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9 of 9 people found the following review helpful
5.0 out of 5 stars The plot thickens
Just when you thought that Lemony Snicket was running out of steam he delivers the best yet in the Series of Unforunate Events. Truth be told, all the tales of various woe were starting to get a tiny bit repetitive, though they were largely redeemed by Snicket's entertaining style of stroytelling. But the Ersatz Elevator gives new hope that he'll be able to spin this out...
Published on 3 Jan. 2005 by Break

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1 of 4 people found the following review helpful
3.0 out of 5 stars Slow and Frightening
My children did'nt enjoy this as much as the other books in this series and found it a little slow and a bit frightening - especially when Esme hurls the children down the elevator shaft. They also were frustrated at the wimpiness of Jeremy. Count Olaf does'nt have such a big presence either.
Published on 7 Jun. 2001 by Ferradura


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9 of 9 people found the following review helpful
5.0 out of 5 stars The plot thickens, 3 Jan. 2005
By 
Break (Oxford, UK) - See all my reviews
(VINE VOICE)   
Just when you thought that Lemony Snicket was running out of steam he delivers the best yet in the Series of Unforunate Events. Truth be told, all the tales of various woe were starting to get a tiny bit repetitive, though they were largely redeemed by Snicket's entertaining style of stroytelling. But the Ersatz Elevator gives new hope that he'll be able to spin this out for the full thirteen.
The basics: this is the 6th book in the story of the Baudelaire orphans: Violet, Klaus and Sunny. The death of their parents in a mysterious fire has thrown them into the path of the nefarious Count Olaf, who is determined to get his hands on their enormous fortune. So far so good, but what distinguishes the Ersatz Elevator is the emergence of what may appear to be a subplot but is actually the intrigue that underlines all of the novels: the secret of VFD. This adds another dimension of interest to the book, which is also richly populated with a new set of characters and the kind of bizarre humour in which Snicket revels.
All the old devices are there: the definitions of vocabulary, the literary references, the hidden jokes and secrets: all of which will keep adults as well as children entertained. The plot is pacy and uncomplicated, and while the story seems the stuff of fairy-tales, Lemony Snicket's dry, dead-pan irony and skewed perspective is deliciously dark. The most enjoyable yet in a highly enjoyable selection.
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4 of 4 people found the following review helpful
4.0 out of 5 stars A Series Of Unfortunate Events - The Ersatz Elevator, 19 Feb. 2005
By 
Peter Robson (Witham, England) - See all my reviews
This book was very entertaining and also well written. A truely great book for kids alike. It don't have any major complaints about this book except for stalling the good bits in the book. It was like Lemony was biding time to save something or other. I also was displeased at the end of the book when Jerome Squalor, the Baudelaires new guardian decides to abandon them on a account of the the displeasure of argumentive conversations. He leaves them without clothes or any other form of neccisity which I find very discomforting. But all in all this book will provide you with much excitement and wonder.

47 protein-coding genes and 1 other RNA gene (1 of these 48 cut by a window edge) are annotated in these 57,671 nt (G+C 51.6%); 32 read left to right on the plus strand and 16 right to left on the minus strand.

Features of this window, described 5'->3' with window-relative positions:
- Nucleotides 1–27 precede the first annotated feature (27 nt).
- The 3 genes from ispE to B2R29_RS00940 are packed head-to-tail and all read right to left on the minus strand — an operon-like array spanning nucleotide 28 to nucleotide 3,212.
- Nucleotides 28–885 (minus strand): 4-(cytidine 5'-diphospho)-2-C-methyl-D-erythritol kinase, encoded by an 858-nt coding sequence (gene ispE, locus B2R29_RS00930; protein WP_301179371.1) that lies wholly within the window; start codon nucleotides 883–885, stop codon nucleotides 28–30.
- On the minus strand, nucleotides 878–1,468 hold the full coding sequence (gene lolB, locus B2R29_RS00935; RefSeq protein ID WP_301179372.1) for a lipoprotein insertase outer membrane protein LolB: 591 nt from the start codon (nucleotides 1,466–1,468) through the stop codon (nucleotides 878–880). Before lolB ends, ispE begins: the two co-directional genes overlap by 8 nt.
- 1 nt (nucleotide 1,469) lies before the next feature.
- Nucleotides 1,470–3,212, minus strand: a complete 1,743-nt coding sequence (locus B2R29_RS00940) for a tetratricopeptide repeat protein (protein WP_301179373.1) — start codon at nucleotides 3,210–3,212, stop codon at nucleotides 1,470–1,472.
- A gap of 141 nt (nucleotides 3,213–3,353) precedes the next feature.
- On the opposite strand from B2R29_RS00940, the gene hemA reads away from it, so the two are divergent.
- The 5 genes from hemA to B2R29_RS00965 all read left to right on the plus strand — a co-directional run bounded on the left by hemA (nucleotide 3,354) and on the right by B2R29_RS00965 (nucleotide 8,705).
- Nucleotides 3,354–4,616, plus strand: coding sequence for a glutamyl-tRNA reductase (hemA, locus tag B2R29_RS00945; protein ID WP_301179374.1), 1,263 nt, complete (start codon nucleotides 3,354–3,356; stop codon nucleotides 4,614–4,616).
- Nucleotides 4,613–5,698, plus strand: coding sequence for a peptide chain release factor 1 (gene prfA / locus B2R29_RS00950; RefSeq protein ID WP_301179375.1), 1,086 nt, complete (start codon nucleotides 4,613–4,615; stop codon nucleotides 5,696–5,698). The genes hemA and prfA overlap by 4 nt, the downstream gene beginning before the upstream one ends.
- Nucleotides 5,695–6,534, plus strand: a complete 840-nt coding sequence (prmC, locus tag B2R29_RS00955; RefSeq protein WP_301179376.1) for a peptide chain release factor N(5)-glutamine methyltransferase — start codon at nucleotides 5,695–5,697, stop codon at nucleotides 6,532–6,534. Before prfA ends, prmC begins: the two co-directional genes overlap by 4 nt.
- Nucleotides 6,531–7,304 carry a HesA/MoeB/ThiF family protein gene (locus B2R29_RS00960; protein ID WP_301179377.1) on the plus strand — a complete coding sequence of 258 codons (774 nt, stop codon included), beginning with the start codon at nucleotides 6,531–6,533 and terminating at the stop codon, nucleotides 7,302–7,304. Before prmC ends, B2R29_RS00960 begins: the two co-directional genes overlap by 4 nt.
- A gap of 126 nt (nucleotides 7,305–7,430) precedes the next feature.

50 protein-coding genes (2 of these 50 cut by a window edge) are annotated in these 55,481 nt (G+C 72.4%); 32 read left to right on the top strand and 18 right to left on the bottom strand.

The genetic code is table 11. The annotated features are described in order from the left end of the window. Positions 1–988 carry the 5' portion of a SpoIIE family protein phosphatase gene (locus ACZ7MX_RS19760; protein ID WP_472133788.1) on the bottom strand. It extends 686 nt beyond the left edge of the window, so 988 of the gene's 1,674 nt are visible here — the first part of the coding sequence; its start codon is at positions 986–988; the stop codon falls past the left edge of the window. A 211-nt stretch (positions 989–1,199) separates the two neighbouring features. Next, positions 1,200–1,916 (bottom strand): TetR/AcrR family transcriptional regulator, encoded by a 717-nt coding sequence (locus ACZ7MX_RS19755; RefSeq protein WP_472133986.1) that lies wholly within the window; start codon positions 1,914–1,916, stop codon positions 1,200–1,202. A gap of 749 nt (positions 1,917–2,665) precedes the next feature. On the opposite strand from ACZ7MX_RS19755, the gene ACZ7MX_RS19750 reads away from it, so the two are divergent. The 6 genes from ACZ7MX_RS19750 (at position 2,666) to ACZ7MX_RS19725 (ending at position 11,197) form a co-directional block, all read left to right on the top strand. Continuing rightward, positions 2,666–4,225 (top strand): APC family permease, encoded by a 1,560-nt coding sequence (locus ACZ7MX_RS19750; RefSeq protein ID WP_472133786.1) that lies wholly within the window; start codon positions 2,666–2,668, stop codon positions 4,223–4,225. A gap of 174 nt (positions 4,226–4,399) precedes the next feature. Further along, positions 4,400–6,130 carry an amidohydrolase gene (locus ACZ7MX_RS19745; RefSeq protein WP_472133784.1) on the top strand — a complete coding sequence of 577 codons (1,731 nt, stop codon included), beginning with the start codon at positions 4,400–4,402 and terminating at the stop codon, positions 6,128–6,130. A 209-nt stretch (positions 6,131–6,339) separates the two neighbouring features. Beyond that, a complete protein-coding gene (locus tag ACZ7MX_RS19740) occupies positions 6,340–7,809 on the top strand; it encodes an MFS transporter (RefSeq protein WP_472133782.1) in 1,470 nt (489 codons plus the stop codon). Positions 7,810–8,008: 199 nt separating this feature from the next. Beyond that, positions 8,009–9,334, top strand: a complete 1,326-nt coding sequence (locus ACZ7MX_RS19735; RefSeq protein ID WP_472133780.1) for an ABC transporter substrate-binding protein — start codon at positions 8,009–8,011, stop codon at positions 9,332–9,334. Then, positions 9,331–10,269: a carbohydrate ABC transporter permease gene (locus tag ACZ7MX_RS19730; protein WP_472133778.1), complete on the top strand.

PS : Violet, Klaus and Sunny will never be free of upseting lifestyles but maybe in the future thirteenth book things could brighten up their lives.
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8 of 9 people found the following review helpful
5.0 out of 5 stars The Miserable Baudilaires Create Another Breakthrough Story, 14 April 2004
When I started reading the book, it started out as all of the storys in the past had: Mr. Poe taking the childeren to their new home and the poor kids ending up misererable.But as I read, the story took a strange new twist that was so fun and myserious, I had my eyes glued to the pages for two hours straight. I couldn't get enough of it and soon after I picked up the book, I couldn't put it down. The strange adventures of the three Baudilaire childeren had transported me to another world where I was one of the Baudilaires and I had to go thruogh the exact same things they went through. This book, (provided you read all the other books in the series before number six) is a definate must read. I would definatley reccomend this book most to childeren nine through twelve who enjoy mystery and fantasy.
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1 of 1 people found the following review helpful
5.0 out of 5 stars Snicket's Twisty book, 24 Nov. 2009
This book you want to buy, has so many twists i cannot count. When the Baudilare orphans go from their school to a hotel on a dark, dark street, they know this couldn't be a perfect home. After climbing the stairs which seemed to take forever, they meet the cheerfull Jerome, oh, and Esme.

Esme is obsessed about whats "In," which would be parsley soda, pinstriped suits, orphans and the dark. Despite their new foster mother they love Jerome, and he loves them. He wants to buy the children everything they desire, tools, books and biting materials. But then something happens, and when they turn to Esme, somthing else happens. Huge twists. And the Baudilares end up in catacombs, trying to find a way out, and see a blast from the past............

Can they save their friends? Can they tell Jerome all about his wife? Will Count Olaf or "Gunther" get away?
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1 of 1 people found the following review helpful
5.0 out of 5 stars best book in series, 19 July 2008
A Kid's Review